On July 21, 2016, the U.S. District Court for the District of Massachusetts (“District Court”) determined that review of a FERC-issued penalty for alleged market manipulation must be treated as an “ordinary civil action” requiring de novo review and finding against FERC’s arguments to the contrary. The District Court further ordered in its decision, FERC v. Maxim Power Corp., et al., that in the corresponding civil action—to determine whether to affirm FERC’s prior penalty assessment against the owners and operators of a power plant in Pittsfield, Massachusetts (“Maxim”) and one of their employees (together, “Respondents”)—the Respondents will be entitled to the full discovery of an ordinary civil case, and the proceeding can be decided by a jury, if necessary. 

In February 2015, following an investigation by enforcement staff, FERC found that Respondents committed market manipulation and issued penalties of $5 million for Maxim, and $50,000 for the chief employee responsible for the manipulation. Before issuing the penalty, FERC presented Respondents with its procedural options, as required by the Federal Power Act (“FPA”). The Respondents chose an “alternative option” that requires FERC to “promptly assess” the penalty, and for FERC to proceed in district court if the penalty is not paid within 60 days. After Respondents failed to pay the civil penalties within the statutory timeframe, FERC filed a petition in the District Court to affirm its civil penalty assessment. The Respondents responded by moving to dismiss FERC’s claims of market manipulation.

The District Court described the “root of the parties’ disagreement” as involving what procedures should be followed when the District Court conducts its de novo review. As the District Court noted, the relevant section of the FPA provides that the court “shall have authority to review de novo the law and facts involved,” which Respondents claimed meant that the court should treat its case as an ordinary civil action governed solely by the Federal Rules of Civil Procedure (“FRCP”), including a potential jury trial. However, FERC argued that this portion of the FPA merely granted the District Court “discretion and flexibility to craft the procedures needed to take a fresh look at the law and evidence,” but did not require a full trial.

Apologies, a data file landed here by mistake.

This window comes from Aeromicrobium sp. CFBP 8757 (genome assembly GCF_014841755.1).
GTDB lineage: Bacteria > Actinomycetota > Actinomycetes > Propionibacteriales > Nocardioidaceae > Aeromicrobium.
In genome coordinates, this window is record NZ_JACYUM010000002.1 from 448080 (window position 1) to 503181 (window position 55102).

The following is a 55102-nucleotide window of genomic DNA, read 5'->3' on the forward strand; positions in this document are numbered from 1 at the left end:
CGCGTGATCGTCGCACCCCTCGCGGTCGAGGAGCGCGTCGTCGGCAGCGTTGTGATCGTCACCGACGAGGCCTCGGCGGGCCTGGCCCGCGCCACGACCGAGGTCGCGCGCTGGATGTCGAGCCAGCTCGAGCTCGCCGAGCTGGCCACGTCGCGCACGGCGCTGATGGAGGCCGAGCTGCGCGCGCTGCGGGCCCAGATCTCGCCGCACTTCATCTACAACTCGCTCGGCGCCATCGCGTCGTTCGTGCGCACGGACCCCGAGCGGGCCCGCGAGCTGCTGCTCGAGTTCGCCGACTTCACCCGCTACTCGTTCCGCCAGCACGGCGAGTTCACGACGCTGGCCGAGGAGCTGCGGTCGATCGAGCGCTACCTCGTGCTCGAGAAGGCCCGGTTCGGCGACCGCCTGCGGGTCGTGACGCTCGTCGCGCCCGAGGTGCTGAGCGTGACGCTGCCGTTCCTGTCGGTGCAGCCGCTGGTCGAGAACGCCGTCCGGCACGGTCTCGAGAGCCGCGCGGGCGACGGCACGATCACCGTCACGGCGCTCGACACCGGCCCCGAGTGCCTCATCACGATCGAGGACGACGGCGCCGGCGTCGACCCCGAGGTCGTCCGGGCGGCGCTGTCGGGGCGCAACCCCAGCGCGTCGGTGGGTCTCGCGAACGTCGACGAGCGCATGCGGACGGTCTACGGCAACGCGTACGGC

The District Court concluded that FERC’s alternative option for issuance of civil penalties calls for a de novo review at the district court level, subject to the FRCP applicable in any ordinary, civil action in district court. The District Court reasoned that, under the statute, FERC has discretion to grant or deny an adversarial hearing where a party elects the alternative option for issuance of a civil penalty. As a result, the District Court agreed with Respondents that, absent a full hearing at the district court level, a party might never receive a full, adversarial hearing, if it elects to use FERC’s alternative civil penalty procedures. The District Court noted that, during the FERC proceeding, while, “Respondents were free to submit evidence and responsive arguments, they were unable to seek discovery, depose witnesses interviewed by FERC, gain any insight into the presentation of the case made by FERC’s enforcement staff to the Commissioners during the investigative phase, or present their own witnesses.” Furthermore, in support of its conclusion, the District Court highlighted similar FERC orders involving similar situations under the Natural Gas Act, as well as other court precedent and due process considerations. However, the District Court ultimately dismissed Respondents’ motion to dismiss FERC’s market manipulation claims as a whole.

The District Court also provided some limitations on the discovery to be conducted on review. In particular, it recognized that the parties should come up with a discovery plan that is “tailored” to account for the procedures and discovery that had already taken place as part of the enforcement investigation proceeding. The District Court emphasized, however, that the record would not be limited to the factual materials that FERC presents. Rather, the District Court noted that de novo review means that Respondents should be afforded the opportunity to seek discovery from witnesses interviewed by FERC, and could present their own witnesses during the proceeding.

The citation to the proceeding before the District Court is Federal Energy Regulatory Commission v. Maxim Power Corp., et al., Civil No. 15-30113-MGM (D. Mass.).